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What Would Mike Brady Do?

Divorces and non-marital breakups involving children often bring out the worst in everyone. Reasonable people turn jaded, anger takes over, and people often understandably make poor decisions that do not reflect who they really are. Love might make the world go around, and love is better than fear, hate and anger. But psychological studies prove that fear, hate, and anger are much more powerful motivators because they directly invoke survival instincts. They stem from the most pressing "fight or flight" instincts we all have in us.

The problem for a family lawyer arises in proving who is at fault for this that or the other dispute, whether to prove liability for a wasted community asset, or to prove which one would be a better primary parent for the children. First, the answer to "who is at fault" often doesn't matter. The dispute, itself, is often just another symptom of the breakdown of the relationship: highlighting that these two people just should not stay together, anymore.

That is why no-fault divorce is the most common ground: although determining fault is often important for the litigants, arguing over fault in court often is far too often futile and irrelevant.

Nonetheless, proving fault sometimes becomes relevant in attaining a legal goal. There are endless reasons to get into fault beyond just sating a litigant's desire to prove the other side was wrong: ownership of an asset/liability; parenting allocations and responsibilities; fault-based grounds to obtain a disproportionate division of the community estate; and many, many other reasons.

From a legal-strategic standpoint, proving fault in a dispute is often difficult. Judges most often perceive just two unreasonable people bickering, and the better Judges don't try to measure or guess which one is the "more unreasonable" of the two.

So the best advice is to control human nature a bit. When we feel wronged, we often lower ourselves to respond unreasonably in return. Everybody does it, from ridiculous road rage responses to Thanksgiving arguments with family. When confronted with what we perceive to be unreasonable behavior (someone cutting us off in traffic, your uncle saying he proudly voted for [Trump or Obama]), we often do things we normally would never do. But when we do so, we often take care (in our own minds) to not be MORE unreasonable than the first person was. It is human nature. But human nature is not strategic or helpful in these situations.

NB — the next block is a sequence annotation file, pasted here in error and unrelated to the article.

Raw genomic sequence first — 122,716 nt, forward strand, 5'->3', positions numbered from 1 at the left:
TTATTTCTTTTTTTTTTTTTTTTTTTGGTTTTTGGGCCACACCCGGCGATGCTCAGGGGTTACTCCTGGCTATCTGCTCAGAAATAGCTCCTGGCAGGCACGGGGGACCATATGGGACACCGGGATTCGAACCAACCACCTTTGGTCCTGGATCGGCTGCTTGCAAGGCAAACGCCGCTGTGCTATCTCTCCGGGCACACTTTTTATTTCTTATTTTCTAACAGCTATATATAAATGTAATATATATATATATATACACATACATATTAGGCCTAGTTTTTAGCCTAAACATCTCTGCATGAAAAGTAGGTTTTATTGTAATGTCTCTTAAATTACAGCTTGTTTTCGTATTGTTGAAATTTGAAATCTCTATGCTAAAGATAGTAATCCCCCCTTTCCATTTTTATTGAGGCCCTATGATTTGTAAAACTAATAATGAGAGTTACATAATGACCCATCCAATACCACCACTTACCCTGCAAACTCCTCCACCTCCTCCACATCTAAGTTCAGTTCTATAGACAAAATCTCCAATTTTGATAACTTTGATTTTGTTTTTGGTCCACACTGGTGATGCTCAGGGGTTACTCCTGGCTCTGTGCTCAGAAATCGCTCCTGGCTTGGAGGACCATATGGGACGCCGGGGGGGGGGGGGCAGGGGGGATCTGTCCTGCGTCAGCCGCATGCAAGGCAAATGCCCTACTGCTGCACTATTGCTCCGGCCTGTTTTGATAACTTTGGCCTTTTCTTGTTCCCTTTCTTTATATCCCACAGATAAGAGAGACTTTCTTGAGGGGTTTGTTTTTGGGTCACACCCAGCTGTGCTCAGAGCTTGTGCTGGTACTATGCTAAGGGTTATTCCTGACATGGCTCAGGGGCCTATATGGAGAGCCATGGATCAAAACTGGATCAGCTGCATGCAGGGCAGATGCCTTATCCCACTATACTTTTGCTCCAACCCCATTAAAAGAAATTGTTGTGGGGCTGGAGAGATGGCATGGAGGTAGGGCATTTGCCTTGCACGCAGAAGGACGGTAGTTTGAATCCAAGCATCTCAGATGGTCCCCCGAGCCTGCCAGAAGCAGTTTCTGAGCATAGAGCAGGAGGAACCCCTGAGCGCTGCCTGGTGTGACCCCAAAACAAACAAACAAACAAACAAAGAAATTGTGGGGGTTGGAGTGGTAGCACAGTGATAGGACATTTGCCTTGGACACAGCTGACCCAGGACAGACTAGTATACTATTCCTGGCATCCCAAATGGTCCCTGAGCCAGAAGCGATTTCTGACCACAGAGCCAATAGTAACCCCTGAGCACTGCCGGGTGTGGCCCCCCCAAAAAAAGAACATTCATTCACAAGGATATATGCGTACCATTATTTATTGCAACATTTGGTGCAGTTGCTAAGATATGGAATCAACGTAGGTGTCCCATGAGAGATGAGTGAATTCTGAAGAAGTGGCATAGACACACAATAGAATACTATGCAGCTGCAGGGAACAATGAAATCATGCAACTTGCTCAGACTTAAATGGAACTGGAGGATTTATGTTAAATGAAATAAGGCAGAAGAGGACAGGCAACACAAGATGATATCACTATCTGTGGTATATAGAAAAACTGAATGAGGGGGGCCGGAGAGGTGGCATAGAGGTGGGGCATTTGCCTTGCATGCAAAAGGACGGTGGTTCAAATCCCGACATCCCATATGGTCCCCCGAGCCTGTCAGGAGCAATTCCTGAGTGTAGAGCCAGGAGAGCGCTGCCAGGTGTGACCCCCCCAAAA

So I often share a key strategy with my clients to address this problem. Christians often use the adage "What would Jesus do?" But that adage might sound odd coming from a Jewish divorce lawyer, especially to non-religious or ambivalently-religious clients. Fans of South Park know that the kids would often ask "What would Brian Boitano do?" But not everyone is a fan of South Park. For my purposes, I advise my clients that, when they are confronted with unreasonable behavior by the other side, they should take a moment to stop and think, "What would Mike Brady do?" The model "reasonable man" we all know from watching too much television as a kid: Mike Brady.

Would Mike Brady flip someone off in traffic for cutting him off? Of course not. Would Mike Brady call his uncle "evil" for the way in which his uncle voted? Nope. Mike Brady would respond in a way we all would respect. Reasonably and maturely.

Doing so helps level heads prevail. It also gives the other side an opportunity to do the right thing. If they do the right thing, problem solved. And if they do not do the right thing, then we have... evidence. And that demonstrates how to think strategically in a family law case: not in a smarmy, low-brow, Machiavellian way; but in a genuine, kind, and honest way. Not only is it the right thing to do, but doing so can only strengthen your case. Another case of how one can do well by doing the right thing.

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